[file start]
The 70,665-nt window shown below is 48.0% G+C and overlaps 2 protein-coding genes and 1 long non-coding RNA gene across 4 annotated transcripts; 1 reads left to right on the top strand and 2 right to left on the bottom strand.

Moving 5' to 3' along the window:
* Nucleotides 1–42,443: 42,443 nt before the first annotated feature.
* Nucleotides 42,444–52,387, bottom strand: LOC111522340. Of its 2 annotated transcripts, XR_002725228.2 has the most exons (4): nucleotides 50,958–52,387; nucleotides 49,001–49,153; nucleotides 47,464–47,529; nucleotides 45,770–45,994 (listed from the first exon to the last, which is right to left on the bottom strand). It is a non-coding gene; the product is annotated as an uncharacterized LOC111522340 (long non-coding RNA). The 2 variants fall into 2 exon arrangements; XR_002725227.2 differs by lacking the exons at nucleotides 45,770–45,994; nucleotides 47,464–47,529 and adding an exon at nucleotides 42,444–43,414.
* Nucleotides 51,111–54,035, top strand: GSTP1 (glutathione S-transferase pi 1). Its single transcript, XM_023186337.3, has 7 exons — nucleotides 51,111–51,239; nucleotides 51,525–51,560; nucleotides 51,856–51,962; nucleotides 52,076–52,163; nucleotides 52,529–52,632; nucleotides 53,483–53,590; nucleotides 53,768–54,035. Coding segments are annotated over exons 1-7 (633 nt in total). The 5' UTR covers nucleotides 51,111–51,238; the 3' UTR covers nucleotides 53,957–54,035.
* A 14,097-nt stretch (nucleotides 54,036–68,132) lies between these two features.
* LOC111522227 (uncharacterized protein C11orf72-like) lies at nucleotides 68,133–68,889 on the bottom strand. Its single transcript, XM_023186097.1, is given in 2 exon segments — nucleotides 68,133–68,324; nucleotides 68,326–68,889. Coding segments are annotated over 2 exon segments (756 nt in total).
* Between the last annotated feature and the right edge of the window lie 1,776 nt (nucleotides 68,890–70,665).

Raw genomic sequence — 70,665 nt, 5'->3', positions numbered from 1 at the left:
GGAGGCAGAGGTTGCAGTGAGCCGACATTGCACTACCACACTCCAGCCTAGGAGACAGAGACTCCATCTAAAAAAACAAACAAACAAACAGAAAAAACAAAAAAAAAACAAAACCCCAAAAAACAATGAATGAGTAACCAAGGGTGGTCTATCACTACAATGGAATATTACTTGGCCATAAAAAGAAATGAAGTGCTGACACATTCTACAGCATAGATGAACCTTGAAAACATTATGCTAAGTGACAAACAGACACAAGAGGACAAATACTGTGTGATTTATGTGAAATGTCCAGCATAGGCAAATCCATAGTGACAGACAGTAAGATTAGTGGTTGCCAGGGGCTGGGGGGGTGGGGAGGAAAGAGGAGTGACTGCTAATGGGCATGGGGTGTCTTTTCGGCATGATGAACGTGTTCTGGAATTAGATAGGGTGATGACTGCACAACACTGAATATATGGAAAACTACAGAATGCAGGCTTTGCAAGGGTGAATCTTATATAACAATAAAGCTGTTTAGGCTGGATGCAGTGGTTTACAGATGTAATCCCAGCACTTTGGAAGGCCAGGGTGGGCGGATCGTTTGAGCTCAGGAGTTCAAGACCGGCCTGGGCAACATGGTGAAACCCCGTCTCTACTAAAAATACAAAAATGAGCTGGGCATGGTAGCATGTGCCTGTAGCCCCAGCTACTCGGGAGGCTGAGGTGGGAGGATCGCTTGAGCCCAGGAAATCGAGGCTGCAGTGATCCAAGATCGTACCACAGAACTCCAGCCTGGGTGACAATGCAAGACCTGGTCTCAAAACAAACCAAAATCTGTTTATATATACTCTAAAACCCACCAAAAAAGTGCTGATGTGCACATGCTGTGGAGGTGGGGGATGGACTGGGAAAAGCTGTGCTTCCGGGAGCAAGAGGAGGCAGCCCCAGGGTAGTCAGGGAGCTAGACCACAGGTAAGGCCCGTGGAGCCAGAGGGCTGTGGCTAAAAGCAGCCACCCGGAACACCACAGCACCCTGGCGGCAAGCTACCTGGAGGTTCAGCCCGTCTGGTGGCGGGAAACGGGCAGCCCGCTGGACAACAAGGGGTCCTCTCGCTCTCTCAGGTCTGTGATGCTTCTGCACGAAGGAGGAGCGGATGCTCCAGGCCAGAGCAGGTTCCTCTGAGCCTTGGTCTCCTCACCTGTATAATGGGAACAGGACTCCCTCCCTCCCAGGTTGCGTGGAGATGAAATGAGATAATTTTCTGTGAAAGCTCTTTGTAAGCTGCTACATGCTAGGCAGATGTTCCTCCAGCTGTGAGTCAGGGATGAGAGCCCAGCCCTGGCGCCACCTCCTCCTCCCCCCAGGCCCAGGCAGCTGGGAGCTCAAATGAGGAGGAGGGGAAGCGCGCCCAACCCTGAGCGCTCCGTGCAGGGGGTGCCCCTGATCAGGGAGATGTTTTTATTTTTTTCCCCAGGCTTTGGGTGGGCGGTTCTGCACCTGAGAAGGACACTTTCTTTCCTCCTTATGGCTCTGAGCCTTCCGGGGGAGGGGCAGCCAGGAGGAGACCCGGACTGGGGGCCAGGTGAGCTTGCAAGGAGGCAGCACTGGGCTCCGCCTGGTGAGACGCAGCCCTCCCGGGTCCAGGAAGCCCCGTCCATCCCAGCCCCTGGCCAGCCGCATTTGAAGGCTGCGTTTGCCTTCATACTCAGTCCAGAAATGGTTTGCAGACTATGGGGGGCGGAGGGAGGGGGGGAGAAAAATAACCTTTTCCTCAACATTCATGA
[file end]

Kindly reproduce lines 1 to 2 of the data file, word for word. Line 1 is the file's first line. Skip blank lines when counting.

The 70,665-nt window shown below is 48.0% G+C and overlaps 2 protein-coding genes and 1 long non-coding RNA gene across 4 annotated transcripts; 1 reads left to right on the top strand and 2 right to left on the bottom strand.

Moving 5' to 3' along the window: